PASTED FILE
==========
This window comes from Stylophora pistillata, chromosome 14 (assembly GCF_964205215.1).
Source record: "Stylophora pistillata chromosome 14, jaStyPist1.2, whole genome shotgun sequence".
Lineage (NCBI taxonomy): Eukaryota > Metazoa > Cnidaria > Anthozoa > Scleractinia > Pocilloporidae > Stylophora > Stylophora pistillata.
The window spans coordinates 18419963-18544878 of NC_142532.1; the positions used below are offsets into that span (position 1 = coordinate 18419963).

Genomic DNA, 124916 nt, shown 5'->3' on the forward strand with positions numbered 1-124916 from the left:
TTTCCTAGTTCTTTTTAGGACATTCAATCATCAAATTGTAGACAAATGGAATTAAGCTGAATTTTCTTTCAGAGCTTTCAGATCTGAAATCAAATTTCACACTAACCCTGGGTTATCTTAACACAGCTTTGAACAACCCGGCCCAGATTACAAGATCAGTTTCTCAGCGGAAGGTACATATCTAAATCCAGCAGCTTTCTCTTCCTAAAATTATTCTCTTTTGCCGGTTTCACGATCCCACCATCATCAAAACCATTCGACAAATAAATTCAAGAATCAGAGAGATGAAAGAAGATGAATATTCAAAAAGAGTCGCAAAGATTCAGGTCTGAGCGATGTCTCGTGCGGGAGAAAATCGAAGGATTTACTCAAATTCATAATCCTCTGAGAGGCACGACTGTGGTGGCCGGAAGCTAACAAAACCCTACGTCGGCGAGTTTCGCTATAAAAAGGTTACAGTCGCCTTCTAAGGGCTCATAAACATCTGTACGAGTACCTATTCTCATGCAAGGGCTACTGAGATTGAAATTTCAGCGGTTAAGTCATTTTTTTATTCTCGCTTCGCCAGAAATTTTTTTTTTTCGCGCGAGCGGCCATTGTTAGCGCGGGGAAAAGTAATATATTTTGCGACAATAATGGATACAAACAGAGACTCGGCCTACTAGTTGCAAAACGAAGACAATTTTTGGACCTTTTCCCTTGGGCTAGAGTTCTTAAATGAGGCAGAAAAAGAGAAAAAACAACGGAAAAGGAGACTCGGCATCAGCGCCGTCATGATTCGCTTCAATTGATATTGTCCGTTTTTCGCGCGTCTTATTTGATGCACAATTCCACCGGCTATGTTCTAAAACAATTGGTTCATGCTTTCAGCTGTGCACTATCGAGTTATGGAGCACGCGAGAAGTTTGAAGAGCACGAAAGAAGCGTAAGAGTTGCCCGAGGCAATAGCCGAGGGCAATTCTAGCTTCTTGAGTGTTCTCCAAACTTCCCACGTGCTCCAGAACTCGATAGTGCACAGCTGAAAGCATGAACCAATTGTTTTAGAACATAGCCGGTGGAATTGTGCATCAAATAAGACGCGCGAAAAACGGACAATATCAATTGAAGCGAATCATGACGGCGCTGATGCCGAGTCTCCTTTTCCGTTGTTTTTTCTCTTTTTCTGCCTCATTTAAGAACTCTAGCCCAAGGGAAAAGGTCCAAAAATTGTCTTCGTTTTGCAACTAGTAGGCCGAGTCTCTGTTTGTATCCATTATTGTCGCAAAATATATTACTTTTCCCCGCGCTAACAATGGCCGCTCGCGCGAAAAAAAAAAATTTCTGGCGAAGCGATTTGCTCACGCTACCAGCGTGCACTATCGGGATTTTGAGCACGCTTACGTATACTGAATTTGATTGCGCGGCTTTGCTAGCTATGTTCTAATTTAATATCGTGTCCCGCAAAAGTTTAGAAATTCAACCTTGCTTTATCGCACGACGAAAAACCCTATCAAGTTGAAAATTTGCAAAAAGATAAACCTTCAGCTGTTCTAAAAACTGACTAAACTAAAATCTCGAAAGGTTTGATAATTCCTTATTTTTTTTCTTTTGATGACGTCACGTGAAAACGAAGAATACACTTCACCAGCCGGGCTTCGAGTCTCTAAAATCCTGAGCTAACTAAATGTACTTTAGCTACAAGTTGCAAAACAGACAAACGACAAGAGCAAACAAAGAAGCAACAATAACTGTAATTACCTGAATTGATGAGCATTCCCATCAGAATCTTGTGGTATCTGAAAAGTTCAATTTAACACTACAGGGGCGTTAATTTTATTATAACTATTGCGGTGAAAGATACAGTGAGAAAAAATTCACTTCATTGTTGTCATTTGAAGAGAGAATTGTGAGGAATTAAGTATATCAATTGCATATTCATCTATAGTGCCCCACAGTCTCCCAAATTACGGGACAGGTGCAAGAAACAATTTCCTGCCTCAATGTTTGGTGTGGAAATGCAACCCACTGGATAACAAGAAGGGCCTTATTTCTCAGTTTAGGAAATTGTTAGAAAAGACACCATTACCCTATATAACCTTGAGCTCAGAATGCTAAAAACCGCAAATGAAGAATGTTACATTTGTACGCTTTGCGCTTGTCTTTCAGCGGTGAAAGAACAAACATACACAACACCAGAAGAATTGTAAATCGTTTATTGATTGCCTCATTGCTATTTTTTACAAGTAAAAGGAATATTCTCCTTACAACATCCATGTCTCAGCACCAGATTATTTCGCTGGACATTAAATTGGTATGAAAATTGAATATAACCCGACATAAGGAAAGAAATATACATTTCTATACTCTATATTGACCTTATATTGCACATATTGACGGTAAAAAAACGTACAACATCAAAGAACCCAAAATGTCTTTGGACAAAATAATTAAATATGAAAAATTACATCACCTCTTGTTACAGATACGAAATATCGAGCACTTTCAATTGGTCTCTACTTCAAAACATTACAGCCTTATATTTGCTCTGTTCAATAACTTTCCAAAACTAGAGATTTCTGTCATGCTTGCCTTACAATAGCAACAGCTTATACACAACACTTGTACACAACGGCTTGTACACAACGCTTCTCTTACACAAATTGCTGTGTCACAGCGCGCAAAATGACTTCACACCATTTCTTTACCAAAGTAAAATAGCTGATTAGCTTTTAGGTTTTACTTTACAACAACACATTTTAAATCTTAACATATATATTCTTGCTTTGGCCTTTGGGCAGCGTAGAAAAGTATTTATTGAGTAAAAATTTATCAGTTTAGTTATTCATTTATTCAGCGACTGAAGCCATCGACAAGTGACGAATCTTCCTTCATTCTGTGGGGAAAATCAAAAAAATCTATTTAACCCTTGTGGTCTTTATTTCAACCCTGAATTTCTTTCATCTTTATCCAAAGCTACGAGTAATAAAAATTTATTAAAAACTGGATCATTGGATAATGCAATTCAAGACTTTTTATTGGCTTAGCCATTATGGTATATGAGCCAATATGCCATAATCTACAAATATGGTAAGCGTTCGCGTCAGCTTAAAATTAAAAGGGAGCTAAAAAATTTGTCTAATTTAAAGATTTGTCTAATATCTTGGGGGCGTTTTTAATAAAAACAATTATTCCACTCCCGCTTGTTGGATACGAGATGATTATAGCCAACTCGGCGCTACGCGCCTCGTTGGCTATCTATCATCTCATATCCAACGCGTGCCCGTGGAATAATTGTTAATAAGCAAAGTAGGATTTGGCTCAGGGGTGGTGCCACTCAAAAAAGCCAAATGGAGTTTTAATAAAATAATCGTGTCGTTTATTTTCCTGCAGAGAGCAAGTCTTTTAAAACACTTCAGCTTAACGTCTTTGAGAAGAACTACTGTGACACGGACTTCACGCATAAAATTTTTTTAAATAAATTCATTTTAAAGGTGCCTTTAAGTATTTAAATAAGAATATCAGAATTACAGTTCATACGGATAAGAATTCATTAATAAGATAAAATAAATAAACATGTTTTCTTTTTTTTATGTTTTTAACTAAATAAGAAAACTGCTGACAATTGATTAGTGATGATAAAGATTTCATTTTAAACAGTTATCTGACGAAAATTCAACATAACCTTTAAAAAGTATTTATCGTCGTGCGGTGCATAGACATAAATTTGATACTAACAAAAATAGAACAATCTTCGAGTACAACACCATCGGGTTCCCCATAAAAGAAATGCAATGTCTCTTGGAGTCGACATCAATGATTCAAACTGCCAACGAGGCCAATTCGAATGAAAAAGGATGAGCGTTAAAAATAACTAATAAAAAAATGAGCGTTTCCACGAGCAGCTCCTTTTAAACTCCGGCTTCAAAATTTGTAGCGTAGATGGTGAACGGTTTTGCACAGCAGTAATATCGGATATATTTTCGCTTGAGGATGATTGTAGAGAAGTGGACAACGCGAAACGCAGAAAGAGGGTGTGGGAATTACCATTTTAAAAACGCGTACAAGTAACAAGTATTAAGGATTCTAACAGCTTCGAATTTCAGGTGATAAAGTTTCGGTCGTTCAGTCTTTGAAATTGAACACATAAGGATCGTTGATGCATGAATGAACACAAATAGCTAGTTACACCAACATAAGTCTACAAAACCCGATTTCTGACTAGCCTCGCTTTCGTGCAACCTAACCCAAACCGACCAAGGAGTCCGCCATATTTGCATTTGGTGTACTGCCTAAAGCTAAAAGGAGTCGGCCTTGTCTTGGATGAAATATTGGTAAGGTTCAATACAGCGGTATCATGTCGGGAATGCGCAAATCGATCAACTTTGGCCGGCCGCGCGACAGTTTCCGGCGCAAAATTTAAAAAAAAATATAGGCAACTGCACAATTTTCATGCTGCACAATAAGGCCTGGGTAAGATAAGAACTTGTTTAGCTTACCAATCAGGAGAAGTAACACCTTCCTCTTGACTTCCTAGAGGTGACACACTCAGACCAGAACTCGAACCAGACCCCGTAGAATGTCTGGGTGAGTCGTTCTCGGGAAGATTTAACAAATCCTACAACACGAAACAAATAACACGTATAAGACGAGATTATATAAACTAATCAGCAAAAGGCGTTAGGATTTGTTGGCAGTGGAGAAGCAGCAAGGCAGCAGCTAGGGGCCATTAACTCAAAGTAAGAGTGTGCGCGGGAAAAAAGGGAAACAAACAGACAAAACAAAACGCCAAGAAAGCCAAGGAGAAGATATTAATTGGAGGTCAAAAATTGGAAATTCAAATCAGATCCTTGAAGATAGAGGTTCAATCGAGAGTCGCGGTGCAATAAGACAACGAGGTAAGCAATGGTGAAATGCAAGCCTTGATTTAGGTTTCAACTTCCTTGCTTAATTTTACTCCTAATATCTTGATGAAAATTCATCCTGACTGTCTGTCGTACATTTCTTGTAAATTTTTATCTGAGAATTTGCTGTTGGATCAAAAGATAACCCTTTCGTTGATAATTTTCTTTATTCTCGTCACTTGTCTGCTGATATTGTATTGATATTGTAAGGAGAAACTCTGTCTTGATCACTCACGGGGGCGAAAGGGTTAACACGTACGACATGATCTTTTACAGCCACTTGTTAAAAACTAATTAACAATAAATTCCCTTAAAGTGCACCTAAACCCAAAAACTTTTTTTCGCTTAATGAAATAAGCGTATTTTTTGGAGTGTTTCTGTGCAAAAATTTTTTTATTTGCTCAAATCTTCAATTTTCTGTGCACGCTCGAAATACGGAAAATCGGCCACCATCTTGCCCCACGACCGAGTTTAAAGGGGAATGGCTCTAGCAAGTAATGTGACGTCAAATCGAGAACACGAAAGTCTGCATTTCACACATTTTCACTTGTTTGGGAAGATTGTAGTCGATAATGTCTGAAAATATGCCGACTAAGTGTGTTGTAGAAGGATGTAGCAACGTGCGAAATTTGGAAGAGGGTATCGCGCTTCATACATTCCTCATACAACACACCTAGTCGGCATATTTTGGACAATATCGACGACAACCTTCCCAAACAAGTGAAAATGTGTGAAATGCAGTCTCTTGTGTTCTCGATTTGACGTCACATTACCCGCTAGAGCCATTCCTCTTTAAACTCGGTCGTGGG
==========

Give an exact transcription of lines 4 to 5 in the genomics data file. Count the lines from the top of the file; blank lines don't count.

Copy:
The window spans coordinates 18419963-18544878 of NC_142532.1; the positions used below are offsets into that span (position 1 = coordinate 18419963).

Genomic DNA, 124916 nt, shown 5'->3' on the forward strand with positions numbered 1-124916 from the left: